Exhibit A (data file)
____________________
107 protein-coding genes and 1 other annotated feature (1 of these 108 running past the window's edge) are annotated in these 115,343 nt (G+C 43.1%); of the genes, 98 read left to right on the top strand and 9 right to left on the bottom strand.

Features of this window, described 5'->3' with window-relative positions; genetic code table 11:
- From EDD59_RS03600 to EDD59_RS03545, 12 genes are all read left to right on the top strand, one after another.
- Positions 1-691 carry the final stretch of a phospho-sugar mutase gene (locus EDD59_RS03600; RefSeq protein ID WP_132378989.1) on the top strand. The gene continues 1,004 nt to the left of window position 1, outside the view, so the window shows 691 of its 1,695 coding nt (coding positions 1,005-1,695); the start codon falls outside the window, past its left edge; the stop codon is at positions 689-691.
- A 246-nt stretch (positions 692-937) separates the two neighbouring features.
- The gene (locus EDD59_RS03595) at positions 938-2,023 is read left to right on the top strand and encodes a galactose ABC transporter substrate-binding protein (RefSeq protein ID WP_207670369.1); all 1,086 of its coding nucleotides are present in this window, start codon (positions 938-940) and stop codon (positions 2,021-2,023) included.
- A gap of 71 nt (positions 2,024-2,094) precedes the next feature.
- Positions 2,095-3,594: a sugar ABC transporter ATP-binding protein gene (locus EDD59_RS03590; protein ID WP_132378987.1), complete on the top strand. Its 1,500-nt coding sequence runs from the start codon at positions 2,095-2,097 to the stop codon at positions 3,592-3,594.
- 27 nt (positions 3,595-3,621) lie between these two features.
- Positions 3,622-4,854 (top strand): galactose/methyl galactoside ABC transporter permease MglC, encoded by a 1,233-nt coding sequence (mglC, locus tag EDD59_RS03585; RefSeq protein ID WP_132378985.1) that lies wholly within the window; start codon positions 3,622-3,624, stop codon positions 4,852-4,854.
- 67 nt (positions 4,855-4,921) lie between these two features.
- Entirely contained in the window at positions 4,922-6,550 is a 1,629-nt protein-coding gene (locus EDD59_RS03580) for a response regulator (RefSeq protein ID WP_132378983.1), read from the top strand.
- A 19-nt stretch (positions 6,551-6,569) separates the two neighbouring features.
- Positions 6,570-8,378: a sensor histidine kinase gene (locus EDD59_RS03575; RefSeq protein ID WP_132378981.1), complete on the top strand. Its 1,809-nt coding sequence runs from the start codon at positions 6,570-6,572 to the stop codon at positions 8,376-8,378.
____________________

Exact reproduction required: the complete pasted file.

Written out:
107 protein-coding genes and 1 other annotated feature (1 of these 108 running past the window's edge) are annotated in these 115,343 nt (G+C 43.1%); of the genes, 98 read left to right on the top strand and 9 right to left on the bottom strand.

Features of this window, described 5'->3' with window-relative positions; genetic code table 11:
- From EDD59_RS03600 to EDD59_RS03545, 12 genes are all read left to right on the top strand, one after another.
- Positions 1-691 carry the final stretch of a phospho-sugar mutase gene (locus EDD59_RS03600; RefSeq protein ID WP_132378989.1) on the top strand. The gene continues 1,004 nt to the left of window position 1, outside the view, so the window shows 691 of its 1,695 coding nt (coding positions 1,005-1,695); the start codon falls outside the window, past its left edge; the stop codon is at positions 689-691.
- A 246-nt stretch (positions 692-937) separates the two neighbouring features.
- The gene (locus EDD59_RS03595) at positions 938-2,023 is read left to right on the top strand and encodes a galactose ABC transporter substrate-binding protein (RefSeq protein ID WP_207670369.1); all 1,086 of its coding nucleotides are present in this window, start codon (positions 938-940) and stop codon (positions 2,021-2,023) included.
- A gap of 71 nt (positions 2,024-2,094) precedes the next feature.
- Positions 2,095-3,594: a sugar ABC transporter ATP-binding protein gene (locus EDD59_RS03590; protein ID WP_132378987.1), complete on the top strand. Its 1,500-nt coding sequence runs from the start codon at positions 2,095-2,097 to the stop codon at positions 3,592-3,594.
- 27 nt (positions 3,595-3,621) lie between these two features.
- Positions 3,622-4,854 (top strand): galactose/methyl galactoside ABC transporter permease MglC, encoded by a 1,233-nt coding sequence (mglC, locus tag EDD59_RS03585; RefSeq protein ID WP_132378985.1) that lies wholly within the window; start codon positions 3,622-3,624, stop codon positions 4,852-4,854.
- 67 nt (positions 4,855-4,921) lie between these two features.
- Entirely contained in the window at positions 4,922-6,550 is a 1,629-nt protein-coding gene (locus EDD59_RS03580) for a response regulator (RefSeq protein ID WP_132378983.1), read from the top strand.
- A 19-nt stretch (positions 6,551-6,569) separates the two neighbouring features.
- Positions 6,570-8,378: a sensor histidine kinase gene (locus EDD59_RS03575; RefSeq protein ID WP_132378981.1), complete on the top strand. Its 1,809-nt coding sequence runs from the start codon at positions 6,570-6,572 to the stop codon at positions 8,376-8,378.